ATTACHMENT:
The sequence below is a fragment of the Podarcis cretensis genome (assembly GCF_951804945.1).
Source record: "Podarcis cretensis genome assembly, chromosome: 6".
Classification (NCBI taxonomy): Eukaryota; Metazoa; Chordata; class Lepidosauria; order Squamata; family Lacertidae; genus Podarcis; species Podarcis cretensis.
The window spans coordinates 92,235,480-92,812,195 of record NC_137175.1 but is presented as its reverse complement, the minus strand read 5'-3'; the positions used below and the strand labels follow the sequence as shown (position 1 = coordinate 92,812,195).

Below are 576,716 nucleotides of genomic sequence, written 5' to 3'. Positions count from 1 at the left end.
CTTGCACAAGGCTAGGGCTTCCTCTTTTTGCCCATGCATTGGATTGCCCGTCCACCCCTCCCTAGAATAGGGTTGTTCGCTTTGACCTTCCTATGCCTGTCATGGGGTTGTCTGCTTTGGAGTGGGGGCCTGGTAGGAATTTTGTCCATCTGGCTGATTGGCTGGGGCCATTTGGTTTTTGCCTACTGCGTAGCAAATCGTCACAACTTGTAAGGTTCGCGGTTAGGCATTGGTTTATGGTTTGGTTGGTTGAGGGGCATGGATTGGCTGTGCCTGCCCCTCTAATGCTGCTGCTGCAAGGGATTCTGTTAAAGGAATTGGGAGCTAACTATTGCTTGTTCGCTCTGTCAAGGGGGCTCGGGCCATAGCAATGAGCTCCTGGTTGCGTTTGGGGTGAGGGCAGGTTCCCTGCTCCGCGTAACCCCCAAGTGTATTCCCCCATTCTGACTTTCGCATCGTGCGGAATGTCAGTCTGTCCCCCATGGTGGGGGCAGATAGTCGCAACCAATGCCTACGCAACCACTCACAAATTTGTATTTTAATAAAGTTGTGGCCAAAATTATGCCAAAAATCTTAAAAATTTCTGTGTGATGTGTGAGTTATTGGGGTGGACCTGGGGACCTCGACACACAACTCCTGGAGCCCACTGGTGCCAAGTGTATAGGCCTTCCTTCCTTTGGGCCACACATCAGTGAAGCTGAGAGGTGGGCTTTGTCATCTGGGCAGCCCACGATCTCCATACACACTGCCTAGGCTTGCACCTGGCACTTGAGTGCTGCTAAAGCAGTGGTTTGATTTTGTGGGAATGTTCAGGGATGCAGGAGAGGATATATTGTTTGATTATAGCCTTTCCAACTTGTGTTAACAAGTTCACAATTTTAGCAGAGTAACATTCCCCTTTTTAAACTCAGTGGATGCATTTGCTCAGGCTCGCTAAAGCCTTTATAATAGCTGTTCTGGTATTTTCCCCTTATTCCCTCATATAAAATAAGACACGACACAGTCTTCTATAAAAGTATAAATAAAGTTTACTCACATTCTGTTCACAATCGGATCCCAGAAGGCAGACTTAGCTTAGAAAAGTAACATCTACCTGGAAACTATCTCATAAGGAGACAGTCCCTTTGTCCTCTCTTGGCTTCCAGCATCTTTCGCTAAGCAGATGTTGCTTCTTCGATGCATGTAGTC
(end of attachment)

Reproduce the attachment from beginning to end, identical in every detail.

The sequence below is a fragment of the Podarcis cretensis genome (assembly GCF_951804945.1).
Source record: "Podarcis cretensis genome assembly, chromosome: 6".
Classification (NCBI taxonomy): Eukaryota; Metazoa; Chordata; class Lepidosauria; order Squamata; family Lacertidae; genus Podarcis; species Podarcis cretensis.
The window spans coordinates 92,235,480-92,812,195 of record NC_137175.1 but is presented as its reverse complement, the minus strand read 5'-3'; the positions used below and the strand labels follow the sequence as shown (position 1 = coordinate 92,812,195).

Below are 576,716 nucleotides of genomic sequence, written 5' to 3'. Positions count from 1 at the left end.
CTTGCACAAGGCTAGGGCTTCCTCTTTTTGCCCATGCATTGGATTGCCCGTCCACCCCTCCCTAGAATAGGGTTGTTCGCTTTGACCTTCCTATGCCTGTCATGGGGTTGTCTGCTTTGGAGTGGGGGCCTGGTAGGAATTTTGTCCATCTGGCTGATTGGCTGGGGCCATTTGGTTTTTGCCTACTGCGTAGCAAATCGTCACAACTTGTAAGGTTCGCGGTTAGGCATTGGTTTATGGTTTGGTTGGTTGAGGGGCATGGATTGGCTGTGCCTGCCCCTCTAATGCTGCTGCTGCAAGGGATTCTGTTAAAGGAATTGGGAGCTAACTATTGCTTGTTCGCTCTGTCAAGGGGGCTCGGGCCATAGCAATGAGCTCCTGGTTGCGTTTGGGGTGAGGGCAGGTTCCCTGCTCCGCGTAACCCCCAAGTGTATTCCCCCATTCTGACTTTCGCATCGTGCGGAATGTCAGTCTGTCCCCCATGGTGGGGGCAGATAGTCGCAACCAATGCCTACGCAACCACTCACAAATTTGTATTTTAATAAAGTTGTGGCCAAAATTATGCCAAAAATCTTAAAAATTTCTGTGTGATGTGTGAGTTATTGGGGTGGACCTGGGGACCTCGACACACAACTCCTGGAGCCCACTGGTGCCAAGTGTATAGGCCTTCCTTCCTTTGGGCCACACATCAGTGAAGCTGAGAGGTGGGCTTTGTCATCTGGGCAGCCCACGATCTCCATACACACTGCCTAGGCTTGCACCTGGCACTTGAGTGCTGCTAAAGCAGTGGTTTGATTTTGTGGGAATGTTCAGGGATGCAGGAGAGGATATATTGTTTGATTATAGCCTTTCCAACTTGTGTTAACAAGTTCACAATTTTAGCAGAGTAACATTCCCCTTTTTAAACTCAGTGGATGCATTTGCTCAGGCTCGCTAAAGCCTTTATAATAGCTGTTCTGGTATTTTCCCCTTATTCCCTCATATAAAATAAGACACGACACAGTCTTCTATAAAAGTATAAATAAAGTTTACTCACATTCTGTTCACAATCGGATCCCAGAAGGCAGACTTAGCTTAGAAAAGTAACATCTACCTGGAAACTATCTCATAAGGAGACAGTCCCTTTGTCCTCTCTTGGCTTCCAGCATCTTTCGCTAAGCAGATGTTGCTTCTTCGATGCATGTAGTC